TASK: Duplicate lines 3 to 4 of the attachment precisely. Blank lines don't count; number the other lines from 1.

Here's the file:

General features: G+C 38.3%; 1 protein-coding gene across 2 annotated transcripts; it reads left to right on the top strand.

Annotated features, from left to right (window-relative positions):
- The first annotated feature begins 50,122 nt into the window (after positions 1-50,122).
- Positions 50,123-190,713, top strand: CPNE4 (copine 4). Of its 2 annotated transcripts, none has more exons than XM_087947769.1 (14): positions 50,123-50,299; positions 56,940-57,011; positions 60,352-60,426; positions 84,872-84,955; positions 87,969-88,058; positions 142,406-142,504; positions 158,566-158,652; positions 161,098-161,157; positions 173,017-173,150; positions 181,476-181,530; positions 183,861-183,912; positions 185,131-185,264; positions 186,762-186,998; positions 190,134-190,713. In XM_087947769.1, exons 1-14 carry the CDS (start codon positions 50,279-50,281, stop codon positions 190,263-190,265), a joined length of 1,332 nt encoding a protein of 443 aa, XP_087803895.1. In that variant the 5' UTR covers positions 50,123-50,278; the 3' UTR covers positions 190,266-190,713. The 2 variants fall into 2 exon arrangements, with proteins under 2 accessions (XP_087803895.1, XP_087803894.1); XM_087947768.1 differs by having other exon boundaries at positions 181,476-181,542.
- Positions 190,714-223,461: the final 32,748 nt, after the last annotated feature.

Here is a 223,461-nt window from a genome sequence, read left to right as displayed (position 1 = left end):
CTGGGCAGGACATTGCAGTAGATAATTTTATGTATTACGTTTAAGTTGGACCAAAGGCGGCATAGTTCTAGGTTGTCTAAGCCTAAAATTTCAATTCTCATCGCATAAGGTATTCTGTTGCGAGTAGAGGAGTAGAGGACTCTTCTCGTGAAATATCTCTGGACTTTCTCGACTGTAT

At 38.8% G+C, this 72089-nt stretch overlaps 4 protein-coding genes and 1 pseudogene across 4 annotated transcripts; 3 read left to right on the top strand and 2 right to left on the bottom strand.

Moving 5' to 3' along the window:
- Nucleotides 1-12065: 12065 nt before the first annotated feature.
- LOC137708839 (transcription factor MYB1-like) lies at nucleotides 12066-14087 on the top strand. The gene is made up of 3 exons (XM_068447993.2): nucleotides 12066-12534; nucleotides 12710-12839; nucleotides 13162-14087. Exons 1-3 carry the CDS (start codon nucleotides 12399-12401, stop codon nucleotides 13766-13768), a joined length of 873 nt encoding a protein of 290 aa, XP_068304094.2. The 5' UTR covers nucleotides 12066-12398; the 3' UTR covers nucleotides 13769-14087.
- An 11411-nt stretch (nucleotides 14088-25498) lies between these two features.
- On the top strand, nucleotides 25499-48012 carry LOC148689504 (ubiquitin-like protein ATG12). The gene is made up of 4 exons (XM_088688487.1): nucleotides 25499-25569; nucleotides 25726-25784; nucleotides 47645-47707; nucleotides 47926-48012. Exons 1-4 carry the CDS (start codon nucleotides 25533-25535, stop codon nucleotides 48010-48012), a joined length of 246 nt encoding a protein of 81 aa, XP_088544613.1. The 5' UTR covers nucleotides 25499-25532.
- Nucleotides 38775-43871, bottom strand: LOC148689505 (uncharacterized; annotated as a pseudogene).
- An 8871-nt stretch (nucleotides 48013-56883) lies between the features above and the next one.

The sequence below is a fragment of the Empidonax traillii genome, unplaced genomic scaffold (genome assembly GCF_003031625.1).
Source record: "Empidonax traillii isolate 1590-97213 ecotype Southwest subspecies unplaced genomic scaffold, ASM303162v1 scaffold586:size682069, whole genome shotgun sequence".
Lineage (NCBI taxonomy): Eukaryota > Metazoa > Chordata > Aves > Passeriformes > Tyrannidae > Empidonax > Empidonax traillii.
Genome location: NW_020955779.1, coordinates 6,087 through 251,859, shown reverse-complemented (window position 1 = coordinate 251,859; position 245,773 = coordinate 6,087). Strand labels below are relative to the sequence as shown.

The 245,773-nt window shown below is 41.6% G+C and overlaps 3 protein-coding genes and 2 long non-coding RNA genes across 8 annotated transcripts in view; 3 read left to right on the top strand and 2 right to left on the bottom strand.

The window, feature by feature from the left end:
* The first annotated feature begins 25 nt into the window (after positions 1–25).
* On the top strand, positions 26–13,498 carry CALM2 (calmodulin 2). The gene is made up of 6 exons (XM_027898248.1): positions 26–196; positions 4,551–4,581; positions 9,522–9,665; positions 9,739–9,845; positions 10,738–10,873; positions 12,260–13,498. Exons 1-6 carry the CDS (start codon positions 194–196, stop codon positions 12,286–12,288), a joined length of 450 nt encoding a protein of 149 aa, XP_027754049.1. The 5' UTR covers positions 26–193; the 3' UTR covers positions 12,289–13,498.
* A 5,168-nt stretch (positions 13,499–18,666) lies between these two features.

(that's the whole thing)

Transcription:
- The first annotated feature begins 50,122 nt into the window (after positions 1-50,122).
- Positions 50,123-190,713, top strand: CPNE4 (copine 4). Of its 2 annotated transcripts, none has more exons than XM_087947769.1 (14): positions 50,123-50,299; positions 56,940-57,011; positions 60,352-60,426; positions 84,872-84,955; positions 87,969-88,058; positions 142,406-142,504; positions 158,566-158,652; positions 161,098-161,157; positions 173,017-173,150; positions 181,476-181,530; positions 183,861-183,912; positions 185,131-185,264; positions 186,762-186,998; positions 190,134-190,713. In XM_087947769.1, exons 1-14 carry the CDS (start codon positions 50,279-50,281, stop codon positions 190,263-190,265), a joined length of 1,332 nt encoding a protein of 443 aa, XP_087803895.1. In that variant the 5' UTR covers positions 50,123-50,278; the 3' UTR covers positions 190,266-190,713. The 2 variants fall into 2 exon arrangements, with proteins under 2 accessions (XP_087803895.1, XP_087803894.1); XM_087947768.1 differs by having other exon boundaries at positions 181,476-181,542.